Success is counted sweetest
By those who ne’er succeed.
To comprehend a nectar
Requires sorest need.
Talk to any writer and they will tell you that their writing efforts often go unnoticed. For every book/article that is sold, there are a dozen more waiting to be discovered. Writers understand this. They know the road to publication, recognition, and fame is long and painful. That’s why you’ll often hear writers joke about sticking their head in an oven or opening a vein.
I read somewhere that a writer must write over a million words before they have mastered the craft well enough to be considered a serious writer. Contrary to what some believe, writers don’t just sit down at a keyboard and the words pour out in logical sentences. A writer-friend’s impatient husband often asks her when she is in her office hunched over her keyboard pondering just the right word, “What are you doing in there?”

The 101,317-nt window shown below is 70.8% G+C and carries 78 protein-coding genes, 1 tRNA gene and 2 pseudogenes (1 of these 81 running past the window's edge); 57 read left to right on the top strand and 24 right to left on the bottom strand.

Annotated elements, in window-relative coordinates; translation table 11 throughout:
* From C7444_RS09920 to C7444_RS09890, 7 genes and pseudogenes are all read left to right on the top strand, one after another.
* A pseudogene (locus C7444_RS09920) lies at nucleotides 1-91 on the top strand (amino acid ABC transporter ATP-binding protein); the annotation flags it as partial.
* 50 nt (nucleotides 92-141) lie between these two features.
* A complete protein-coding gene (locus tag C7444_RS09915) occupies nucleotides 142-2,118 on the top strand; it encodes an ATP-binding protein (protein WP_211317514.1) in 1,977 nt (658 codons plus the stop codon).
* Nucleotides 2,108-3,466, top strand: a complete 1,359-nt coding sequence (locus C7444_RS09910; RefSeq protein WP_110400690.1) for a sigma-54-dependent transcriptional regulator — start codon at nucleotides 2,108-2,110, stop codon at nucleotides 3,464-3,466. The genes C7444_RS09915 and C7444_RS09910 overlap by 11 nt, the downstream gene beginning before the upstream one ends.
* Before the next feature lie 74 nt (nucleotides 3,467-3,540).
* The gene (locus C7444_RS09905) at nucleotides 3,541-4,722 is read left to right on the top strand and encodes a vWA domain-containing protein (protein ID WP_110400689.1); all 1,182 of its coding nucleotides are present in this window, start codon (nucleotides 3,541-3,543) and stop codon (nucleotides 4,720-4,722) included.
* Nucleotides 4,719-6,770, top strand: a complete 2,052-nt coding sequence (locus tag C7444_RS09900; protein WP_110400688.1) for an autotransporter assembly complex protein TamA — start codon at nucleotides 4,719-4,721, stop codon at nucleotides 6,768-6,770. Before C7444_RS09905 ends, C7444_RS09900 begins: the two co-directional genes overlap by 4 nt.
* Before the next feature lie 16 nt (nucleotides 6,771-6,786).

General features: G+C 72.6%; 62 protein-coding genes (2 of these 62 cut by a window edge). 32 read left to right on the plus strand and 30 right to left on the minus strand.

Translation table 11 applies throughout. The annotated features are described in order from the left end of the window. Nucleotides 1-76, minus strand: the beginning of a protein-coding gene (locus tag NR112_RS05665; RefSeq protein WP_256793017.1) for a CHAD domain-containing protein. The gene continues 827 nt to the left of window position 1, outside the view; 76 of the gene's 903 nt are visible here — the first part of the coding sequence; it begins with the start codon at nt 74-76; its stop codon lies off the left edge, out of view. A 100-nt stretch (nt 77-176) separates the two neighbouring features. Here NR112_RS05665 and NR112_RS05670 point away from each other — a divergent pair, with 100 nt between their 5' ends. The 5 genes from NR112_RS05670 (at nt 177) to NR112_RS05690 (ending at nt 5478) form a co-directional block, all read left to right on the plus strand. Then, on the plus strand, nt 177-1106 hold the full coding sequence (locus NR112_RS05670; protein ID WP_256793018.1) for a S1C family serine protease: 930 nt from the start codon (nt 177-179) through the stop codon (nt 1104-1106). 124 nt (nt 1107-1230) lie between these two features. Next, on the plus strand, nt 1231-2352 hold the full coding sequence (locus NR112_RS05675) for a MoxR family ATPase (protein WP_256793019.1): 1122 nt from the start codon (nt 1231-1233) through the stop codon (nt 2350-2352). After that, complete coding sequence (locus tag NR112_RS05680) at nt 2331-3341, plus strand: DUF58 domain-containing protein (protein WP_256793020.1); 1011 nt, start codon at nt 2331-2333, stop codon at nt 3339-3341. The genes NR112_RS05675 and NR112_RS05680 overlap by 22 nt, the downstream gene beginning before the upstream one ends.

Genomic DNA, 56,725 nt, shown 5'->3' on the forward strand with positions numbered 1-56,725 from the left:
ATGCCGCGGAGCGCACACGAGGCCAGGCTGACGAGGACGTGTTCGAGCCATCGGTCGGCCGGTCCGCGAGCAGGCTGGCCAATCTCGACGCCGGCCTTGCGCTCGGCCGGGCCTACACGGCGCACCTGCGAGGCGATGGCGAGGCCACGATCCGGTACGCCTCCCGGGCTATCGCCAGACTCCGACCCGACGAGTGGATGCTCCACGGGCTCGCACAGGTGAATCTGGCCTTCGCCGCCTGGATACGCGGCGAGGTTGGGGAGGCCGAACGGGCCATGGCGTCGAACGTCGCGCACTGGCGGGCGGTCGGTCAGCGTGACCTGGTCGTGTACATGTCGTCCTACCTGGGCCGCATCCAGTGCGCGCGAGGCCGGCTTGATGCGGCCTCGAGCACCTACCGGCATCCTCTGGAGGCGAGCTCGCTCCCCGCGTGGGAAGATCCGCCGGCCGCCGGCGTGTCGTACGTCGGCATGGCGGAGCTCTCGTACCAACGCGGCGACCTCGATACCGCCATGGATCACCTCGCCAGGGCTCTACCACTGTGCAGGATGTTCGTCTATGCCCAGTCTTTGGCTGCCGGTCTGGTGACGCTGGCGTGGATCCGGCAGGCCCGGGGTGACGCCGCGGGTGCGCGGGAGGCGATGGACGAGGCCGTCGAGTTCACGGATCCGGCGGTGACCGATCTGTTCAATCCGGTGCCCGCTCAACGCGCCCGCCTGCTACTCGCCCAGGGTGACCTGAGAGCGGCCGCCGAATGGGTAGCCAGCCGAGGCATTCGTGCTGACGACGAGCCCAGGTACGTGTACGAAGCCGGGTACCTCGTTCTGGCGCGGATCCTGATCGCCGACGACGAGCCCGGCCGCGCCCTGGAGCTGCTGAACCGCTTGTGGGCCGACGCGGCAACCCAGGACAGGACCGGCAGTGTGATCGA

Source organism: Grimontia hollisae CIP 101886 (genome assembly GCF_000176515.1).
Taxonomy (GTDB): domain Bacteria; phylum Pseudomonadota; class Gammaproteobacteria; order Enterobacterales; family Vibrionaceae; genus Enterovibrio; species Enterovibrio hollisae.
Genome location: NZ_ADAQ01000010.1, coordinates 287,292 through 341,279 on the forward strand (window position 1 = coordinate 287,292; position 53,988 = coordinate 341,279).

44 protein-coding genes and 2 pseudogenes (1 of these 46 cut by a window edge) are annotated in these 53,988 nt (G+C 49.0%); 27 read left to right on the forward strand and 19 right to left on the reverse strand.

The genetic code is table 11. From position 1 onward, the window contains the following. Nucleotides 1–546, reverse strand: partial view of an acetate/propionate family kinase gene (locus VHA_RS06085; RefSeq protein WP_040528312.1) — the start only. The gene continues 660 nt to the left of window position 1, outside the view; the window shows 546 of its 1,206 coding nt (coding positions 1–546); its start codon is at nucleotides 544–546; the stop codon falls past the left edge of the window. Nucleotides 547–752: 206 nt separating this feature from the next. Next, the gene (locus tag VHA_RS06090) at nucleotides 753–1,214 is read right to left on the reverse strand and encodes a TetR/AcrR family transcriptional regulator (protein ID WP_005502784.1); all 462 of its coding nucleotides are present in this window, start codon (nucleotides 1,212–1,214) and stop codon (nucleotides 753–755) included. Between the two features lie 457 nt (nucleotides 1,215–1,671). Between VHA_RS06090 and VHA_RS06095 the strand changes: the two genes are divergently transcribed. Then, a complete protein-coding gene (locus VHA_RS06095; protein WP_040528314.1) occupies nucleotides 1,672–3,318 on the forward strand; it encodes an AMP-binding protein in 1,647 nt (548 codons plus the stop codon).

Most of the time what “we are doing in there” is trying to make sense of the words, voices, and stories that pop randomly into our head. I once labored thirty-six hours over a scene, only to delete it with one keystroke the next week. Because, when it doesn’t work, it doesn’t work, and no amount of superfluous words will make it better.
But sometimes it does work. And when it does, it makes up for all those long, lonely, and frustrating hours at the keyboard.
That’s why, when I received the 2010 Writer of the Year award from the Idaho Writer’s League, I felt a tinge of satisfaction. Of all the Idaho Writer’s League members in Idaho, my work stood out.